For well over ten years now, all children in Year 3 have received a portion of their music entitlement in the form of recorder tuition. In this way all children have the chance to learn a musical instrument and learn to read music. This is something we have always considered important in our school. As a result, the standard of recorder playing has risen. Children are actively encouraged to read music as well as playing by ear and from memory.
Children are taught by their class teacher and for part of each year with the support of a Music Advanced Skills Teacher. Music is taught as a discrete subject but also provides strong links to other areas of the curriculum, particularly through singing and composition.
The emphasis is upon Performing, Composing, Listening and Appraising. Through the activities, pupils develop their skills as performers and as informed members of an audience. Pupils may work as a class, in groups or individually in these lessons.
Listening to recorded music is an important aspect of every music lesson. Pupils are introduced to a wide range of music, including Early and World Music. At times the music selected may take topics into account, but musical progress is paramount. For a part of Year 6, pupils use computers to improve their understanding of music theory and develop their listening skills. They have chances to compose using the same programme and various internet websites. Throughout Years 4, 5 and 6, children are taught about major composers and significant historical periods in music (eg: baroque). They also learn about music from other cultures.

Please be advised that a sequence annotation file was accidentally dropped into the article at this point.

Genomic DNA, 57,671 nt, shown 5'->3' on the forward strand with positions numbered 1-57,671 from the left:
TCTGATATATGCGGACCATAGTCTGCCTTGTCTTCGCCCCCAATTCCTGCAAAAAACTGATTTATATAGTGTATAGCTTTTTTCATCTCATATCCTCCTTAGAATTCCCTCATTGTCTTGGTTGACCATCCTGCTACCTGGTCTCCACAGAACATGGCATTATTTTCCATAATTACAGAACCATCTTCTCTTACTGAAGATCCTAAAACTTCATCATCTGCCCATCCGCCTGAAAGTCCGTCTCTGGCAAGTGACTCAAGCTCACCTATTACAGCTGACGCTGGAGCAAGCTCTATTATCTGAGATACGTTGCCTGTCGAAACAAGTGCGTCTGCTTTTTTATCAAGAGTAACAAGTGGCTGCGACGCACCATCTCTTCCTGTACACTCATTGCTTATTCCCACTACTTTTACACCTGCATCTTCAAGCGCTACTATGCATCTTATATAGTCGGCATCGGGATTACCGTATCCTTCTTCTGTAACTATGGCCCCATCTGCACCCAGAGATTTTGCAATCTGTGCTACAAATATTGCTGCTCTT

The music curriculum offers opportunities for performance and pupils are encouraged to present their work with an audience in mind. Other children, who are the audience, are encouraged to listen attentively with consideration for performers. Compositions may be recorded and performed in class, in assembly or as part of other performances for children and parents. Sometimes the children compose music for dance work. Alternating between dancing and playing improves the quality of the music.
Children in all year groups sing weekly for half an hour in Big Sing. This is organised in two sessions, one for the Lower School and one for the Upper School. Songs are sung in unison and in parts and become more challenging in the Upper School. Songs are practised for assembly, concerts and just for fun. Some un-tuned percussion is often used. Children clap and sing back rhythms, and develop their ear for music through the Tonic Solfa Kodaly Hand Signs.